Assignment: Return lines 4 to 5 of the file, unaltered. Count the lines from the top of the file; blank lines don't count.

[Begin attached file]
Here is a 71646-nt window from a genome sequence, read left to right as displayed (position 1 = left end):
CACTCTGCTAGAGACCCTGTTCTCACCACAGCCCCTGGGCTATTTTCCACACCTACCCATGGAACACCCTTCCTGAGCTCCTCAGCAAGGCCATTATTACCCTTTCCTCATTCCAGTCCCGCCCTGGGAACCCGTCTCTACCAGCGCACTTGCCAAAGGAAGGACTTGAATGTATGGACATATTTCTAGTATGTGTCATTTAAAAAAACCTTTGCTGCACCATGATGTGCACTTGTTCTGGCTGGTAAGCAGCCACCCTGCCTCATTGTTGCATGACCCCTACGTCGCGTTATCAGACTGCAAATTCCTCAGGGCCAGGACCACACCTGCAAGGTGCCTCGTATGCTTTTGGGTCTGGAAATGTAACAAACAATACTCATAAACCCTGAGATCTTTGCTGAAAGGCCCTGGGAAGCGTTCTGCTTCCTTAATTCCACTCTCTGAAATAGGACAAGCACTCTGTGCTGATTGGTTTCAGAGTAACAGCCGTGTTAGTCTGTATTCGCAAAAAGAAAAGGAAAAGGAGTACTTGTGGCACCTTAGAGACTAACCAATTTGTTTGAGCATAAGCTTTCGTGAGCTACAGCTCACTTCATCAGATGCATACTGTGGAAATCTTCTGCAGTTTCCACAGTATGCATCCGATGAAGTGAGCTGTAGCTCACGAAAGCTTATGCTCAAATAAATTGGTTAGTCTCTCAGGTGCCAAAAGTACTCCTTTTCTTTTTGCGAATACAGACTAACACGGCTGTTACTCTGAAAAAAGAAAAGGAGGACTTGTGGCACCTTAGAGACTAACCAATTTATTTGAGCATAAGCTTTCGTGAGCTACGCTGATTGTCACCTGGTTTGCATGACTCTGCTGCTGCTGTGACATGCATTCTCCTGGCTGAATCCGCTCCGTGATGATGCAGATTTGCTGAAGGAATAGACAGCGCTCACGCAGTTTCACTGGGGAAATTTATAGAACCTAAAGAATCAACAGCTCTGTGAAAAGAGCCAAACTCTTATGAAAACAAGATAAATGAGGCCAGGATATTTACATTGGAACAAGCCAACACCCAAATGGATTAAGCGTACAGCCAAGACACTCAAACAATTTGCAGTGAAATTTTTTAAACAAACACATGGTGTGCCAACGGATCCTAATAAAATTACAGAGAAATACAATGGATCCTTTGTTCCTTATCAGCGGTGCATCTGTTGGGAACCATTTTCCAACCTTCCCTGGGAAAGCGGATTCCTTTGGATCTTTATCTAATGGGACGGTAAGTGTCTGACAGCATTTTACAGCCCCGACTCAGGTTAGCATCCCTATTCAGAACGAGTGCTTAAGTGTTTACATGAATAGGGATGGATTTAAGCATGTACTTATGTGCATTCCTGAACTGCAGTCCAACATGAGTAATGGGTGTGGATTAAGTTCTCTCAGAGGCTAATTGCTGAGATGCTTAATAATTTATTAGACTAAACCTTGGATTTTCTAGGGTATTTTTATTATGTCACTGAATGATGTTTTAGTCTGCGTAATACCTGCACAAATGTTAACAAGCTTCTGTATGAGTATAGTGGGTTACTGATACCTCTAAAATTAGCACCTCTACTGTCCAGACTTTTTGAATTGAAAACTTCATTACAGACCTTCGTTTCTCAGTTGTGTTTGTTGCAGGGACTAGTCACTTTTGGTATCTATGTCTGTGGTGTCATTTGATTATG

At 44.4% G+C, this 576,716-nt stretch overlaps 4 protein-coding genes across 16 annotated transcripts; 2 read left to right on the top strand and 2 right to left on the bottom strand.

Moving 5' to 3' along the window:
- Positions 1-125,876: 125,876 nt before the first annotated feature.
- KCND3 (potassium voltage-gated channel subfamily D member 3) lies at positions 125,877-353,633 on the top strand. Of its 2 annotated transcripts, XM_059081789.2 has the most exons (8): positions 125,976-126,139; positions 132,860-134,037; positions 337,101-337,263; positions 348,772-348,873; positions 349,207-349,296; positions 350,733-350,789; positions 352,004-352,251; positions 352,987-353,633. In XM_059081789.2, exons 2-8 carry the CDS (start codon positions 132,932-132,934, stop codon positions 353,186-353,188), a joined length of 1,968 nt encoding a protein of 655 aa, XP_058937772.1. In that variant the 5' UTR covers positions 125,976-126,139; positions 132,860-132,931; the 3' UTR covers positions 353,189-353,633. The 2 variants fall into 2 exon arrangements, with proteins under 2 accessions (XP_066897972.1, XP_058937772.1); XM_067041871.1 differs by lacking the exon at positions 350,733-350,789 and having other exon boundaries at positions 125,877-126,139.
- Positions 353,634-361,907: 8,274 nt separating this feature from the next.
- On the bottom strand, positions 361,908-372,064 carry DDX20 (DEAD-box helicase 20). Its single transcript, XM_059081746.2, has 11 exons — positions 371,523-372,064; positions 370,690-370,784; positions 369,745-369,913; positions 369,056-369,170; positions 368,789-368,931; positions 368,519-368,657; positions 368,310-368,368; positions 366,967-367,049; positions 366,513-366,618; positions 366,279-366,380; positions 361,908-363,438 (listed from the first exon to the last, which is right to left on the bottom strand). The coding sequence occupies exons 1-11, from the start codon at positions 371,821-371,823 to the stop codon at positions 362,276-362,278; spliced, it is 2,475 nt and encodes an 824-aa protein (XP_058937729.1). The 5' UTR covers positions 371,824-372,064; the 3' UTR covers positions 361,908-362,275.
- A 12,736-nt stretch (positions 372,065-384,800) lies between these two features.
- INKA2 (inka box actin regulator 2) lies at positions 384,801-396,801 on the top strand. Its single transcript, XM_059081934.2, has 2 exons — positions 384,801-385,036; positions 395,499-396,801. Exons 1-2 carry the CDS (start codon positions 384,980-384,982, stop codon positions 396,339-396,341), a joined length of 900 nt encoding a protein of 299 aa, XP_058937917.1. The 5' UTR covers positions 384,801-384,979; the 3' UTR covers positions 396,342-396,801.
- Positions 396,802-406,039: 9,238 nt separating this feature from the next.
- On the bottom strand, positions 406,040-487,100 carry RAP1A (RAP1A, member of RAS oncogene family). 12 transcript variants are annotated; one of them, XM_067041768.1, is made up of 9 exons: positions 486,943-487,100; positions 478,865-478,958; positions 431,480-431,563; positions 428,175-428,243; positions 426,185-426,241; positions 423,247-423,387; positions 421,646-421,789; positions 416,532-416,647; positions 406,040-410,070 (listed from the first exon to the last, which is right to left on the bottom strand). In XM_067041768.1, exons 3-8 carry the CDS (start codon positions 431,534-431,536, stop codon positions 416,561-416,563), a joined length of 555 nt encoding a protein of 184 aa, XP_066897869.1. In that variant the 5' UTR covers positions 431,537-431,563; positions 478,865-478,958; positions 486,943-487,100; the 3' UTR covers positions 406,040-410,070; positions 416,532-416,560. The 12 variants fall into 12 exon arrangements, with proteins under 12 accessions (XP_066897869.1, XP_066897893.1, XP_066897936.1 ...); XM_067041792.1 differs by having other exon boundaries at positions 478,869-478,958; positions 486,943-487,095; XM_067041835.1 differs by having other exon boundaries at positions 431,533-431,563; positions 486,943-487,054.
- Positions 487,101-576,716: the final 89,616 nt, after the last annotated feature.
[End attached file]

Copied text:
Moving 5' to 3' along the window:
- Positions 1-125,876: 125,876 nt before the first annotated feature.